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Health workers strike threatens Ebola response in Nigeria

A health official wears protective gear to empty medical waste used for treating Lassa fever patients
AFP

Lagos (AFP) – Nigerian health workers’ unions on Friday threatened to withhold help for emergency measures against Ebola because of an ongoing strike over pay and conditions.

“The strike will go on as long as the government refuses to honour the existing agreement with us,” chairman of the Joint Health Sector Unions (JOHESU), Biobelemoye Joy Josiah, told AFP.

The government this week ordered screening of travellers from the Democratic Republic of Congo and neighbouring countries after a fresh outbreak of the haemorrhagic fever there.

But Josiah said: “None of our members will be involved in any Ebola screening until the government does the needful.”

JOHESU comprises pharmacists, nurses, laboratory technologists and other paramedics in the public health sector, except doctors and dentists.

They walked out on April 18 over demands for pay parity with doctors and improved welfare. 

The strike has paralysed services in federal government-owned hospitals and health centres. 

On Wednesday, JOHESU extended the strike by directing its affiliates in Nigeria’s 36 states to join following deadlock in talks with government. 

Nigeria does not share a border with DR Congo but memories are still fresh of an Ebola outbreak in 2014 that killed seven people out of 19 confirmed cases.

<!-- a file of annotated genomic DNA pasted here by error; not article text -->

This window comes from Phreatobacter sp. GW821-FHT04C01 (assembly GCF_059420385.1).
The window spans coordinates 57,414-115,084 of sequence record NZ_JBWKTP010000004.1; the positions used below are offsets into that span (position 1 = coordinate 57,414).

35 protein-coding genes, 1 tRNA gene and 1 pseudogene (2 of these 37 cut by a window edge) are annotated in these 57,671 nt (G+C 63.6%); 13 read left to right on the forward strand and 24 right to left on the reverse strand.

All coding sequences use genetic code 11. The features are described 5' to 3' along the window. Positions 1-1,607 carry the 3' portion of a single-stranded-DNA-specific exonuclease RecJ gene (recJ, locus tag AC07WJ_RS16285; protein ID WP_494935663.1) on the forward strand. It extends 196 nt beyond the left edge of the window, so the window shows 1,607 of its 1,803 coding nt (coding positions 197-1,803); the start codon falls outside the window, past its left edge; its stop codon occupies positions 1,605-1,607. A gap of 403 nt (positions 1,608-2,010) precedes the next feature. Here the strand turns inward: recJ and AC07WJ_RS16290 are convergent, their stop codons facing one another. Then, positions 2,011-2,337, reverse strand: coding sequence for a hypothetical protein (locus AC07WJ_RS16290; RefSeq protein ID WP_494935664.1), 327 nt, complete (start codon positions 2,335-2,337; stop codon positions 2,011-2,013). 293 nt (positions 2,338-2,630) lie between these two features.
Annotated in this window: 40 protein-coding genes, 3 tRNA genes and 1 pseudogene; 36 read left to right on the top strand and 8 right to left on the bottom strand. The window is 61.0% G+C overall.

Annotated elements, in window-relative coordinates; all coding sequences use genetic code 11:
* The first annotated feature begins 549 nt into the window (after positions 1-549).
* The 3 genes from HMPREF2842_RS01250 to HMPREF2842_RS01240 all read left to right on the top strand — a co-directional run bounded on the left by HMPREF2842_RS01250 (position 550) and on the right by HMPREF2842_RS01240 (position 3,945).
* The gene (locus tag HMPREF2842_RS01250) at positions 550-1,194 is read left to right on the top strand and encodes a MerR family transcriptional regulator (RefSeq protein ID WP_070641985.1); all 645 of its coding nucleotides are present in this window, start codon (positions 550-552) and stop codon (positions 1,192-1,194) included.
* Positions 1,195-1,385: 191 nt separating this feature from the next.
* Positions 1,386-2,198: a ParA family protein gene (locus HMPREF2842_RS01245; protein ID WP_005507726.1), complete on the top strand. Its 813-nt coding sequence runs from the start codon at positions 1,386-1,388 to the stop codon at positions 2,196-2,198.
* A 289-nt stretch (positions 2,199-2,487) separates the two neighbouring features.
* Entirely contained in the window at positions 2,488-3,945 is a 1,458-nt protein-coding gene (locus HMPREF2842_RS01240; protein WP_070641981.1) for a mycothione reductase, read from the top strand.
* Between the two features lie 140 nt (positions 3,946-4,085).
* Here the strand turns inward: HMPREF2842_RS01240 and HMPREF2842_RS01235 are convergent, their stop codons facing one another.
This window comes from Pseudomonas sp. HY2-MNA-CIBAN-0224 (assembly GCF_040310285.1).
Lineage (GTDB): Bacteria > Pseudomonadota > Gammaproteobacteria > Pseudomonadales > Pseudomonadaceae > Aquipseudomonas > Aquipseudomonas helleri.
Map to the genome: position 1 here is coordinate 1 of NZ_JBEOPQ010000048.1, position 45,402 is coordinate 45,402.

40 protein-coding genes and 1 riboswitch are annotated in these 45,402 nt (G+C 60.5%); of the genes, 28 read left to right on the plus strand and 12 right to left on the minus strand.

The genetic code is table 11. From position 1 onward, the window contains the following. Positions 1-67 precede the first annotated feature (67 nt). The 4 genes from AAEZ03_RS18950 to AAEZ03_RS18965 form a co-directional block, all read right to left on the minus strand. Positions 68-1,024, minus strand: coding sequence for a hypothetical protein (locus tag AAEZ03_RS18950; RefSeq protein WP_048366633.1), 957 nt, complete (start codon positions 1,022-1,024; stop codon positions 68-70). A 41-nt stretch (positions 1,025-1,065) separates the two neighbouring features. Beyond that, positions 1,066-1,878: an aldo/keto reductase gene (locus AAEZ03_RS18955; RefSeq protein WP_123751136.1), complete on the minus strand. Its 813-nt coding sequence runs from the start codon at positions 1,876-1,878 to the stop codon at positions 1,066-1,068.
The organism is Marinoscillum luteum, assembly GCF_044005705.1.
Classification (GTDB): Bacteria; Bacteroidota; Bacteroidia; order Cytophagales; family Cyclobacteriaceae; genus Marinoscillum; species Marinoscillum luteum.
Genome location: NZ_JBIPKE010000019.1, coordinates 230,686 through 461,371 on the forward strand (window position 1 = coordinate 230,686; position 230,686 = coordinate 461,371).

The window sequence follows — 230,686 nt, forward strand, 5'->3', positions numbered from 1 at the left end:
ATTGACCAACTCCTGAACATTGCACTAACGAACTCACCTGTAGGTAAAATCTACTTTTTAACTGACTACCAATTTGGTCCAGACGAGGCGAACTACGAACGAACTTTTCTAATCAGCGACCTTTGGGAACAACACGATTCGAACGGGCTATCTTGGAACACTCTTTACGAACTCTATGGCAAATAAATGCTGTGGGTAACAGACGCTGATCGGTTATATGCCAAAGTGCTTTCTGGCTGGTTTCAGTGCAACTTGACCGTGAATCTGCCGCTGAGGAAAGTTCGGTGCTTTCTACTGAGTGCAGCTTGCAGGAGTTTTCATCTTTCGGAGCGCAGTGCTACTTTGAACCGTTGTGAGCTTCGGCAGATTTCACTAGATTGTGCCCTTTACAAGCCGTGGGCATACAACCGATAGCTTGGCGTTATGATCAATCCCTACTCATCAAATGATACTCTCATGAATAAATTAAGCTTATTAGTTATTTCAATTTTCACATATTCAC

The World Health Organization at the time praised the country’s response for containing the spread of the virus, which left some 11,000 people dead in wider West Africa.

The Federal Airports Authority of Nigeria (FAAN) said relevant agencies, including the port health services, have been mobilised to ensure the safety of passengers and other users.

“All equipment and personnel used in combatting the virus in 2014 are still very much at the airports,” said FAAN spokeswoman Henrietta Yakubu.

“We have always had thermal scanners in our airports that monitor temperature of passengers and capture their pictures. We still have hand sanitisers in our restrooms too. 

“When passengers walk pass the scanners, it registers their temperature. If yours is high, you are pulled aside for observation.”

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